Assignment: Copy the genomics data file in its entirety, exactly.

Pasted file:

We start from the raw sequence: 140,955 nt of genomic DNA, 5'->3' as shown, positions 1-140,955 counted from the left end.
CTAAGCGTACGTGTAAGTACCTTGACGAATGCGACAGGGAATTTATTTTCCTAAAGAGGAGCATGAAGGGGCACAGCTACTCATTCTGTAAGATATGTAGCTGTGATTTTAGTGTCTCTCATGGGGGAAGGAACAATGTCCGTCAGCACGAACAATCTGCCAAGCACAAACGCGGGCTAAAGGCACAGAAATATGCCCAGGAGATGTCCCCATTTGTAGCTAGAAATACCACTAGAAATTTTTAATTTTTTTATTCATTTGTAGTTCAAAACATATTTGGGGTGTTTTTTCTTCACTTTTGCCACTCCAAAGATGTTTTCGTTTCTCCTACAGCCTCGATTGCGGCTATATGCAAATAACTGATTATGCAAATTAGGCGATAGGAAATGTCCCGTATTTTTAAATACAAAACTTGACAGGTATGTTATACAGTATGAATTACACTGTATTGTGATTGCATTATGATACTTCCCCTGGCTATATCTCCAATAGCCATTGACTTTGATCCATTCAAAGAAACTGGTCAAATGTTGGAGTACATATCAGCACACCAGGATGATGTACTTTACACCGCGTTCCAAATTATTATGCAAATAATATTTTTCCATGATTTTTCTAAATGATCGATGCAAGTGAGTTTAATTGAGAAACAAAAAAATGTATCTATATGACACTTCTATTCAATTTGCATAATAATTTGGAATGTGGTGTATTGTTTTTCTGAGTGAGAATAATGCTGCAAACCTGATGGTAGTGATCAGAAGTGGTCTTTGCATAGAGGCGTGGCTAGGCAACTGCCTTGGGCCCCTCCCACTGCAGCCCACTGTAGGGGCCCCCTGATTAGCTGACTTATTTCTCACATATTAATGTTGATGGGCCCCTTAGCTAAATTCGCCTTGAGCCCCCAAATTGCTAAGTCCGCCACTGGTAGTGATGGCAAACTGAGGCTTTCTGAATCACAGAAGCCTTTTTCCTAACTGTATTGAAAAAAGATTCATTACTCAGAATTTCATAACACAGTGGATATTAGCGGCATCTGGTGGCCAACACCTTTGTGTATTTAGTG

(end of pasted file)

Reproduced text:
We start from the raw sequence: 140,955 nt of genomic DNA, 5'->3' as shown, positions 1-140,955 counted from the left end.
CTAAGCGTACGTGTAAGTACCTTGACGAATGCGACAGGGAATTTATTTTCCTAAAGAGGAGCATGAAGGGGCACAGCTACTCATTCTGTAAGATATGTAGCTGTGATTTTAGTGTCTCTCATGGGGGAAGGAACAATGTCCGTCAGCACGAACAATCTGCCAAGCACAAACGCGGGCTAAAGGCACAGAAATATGCCCAGGAGATGTCCCCATTTGTAGCTAGAAATACCACTAGAAATTTTTAATTTTTTTATTCATTTGTAGTTCAAAACATATTTGGGGTGTTTTTTCTTCACTTTTGCCACTCCAAAGATGTTTTCGTTTCTCCTACAGCCTCGATTGCGGCTATATGCAAATAACTGATTATGCAAATTAGGCGATAGGAAATGTCCCGTATTTTTAAATACAAAACTTGACAGGTATGTTATACAGTATGAATTACACTGTATTGTGATTGCATTATGATACTTCCCCTGGCTATATCTCCAATAGCCATTGACTTTGATCCATTCAAAGAAACTGGTCAAATGTTGGAGTACATATCAGCACACCAGGATGATGTACTTTACACCGCGTTCCAAATTATTATGCAAATAATATTTTTCCATGATTTTTCTAAATGATCGATGCAAGTGAGTTTAATTGAGAAACAAAAAAATGTATCTATATGACACTTCTATTCAATTTGCATAATAATTTGGAATGTGGTGTATTGTTTTTCTGAGTGAGAATAATGCTGCAAACCTGATGGTAGTGATCAGAAGTGGTCTTTGCATAGAGGCGTGGCTAGGCAACTGCCTTGGGCCCCTCCCACTGCAGCCCACTGTAGGGGCCCCCTGATTAGCTGACTTATTTCTCACATATTAATGTTGATGGGCCCCTTAGCTAAATTCGCCTTGAGCCCCCAAATTGCTAAGTCCGCCACTGGTAGTGATGGCAAACTGAGGCTTTCTGAATCACAGAAGCCTTTTTCCTAACTGTATTGAAAAAAGATTCATTACTCAGAATTTCATAACACAGTGGATATTAGCGGCATCTGGTGGCCAACACCTTTGTGTATTTAGTG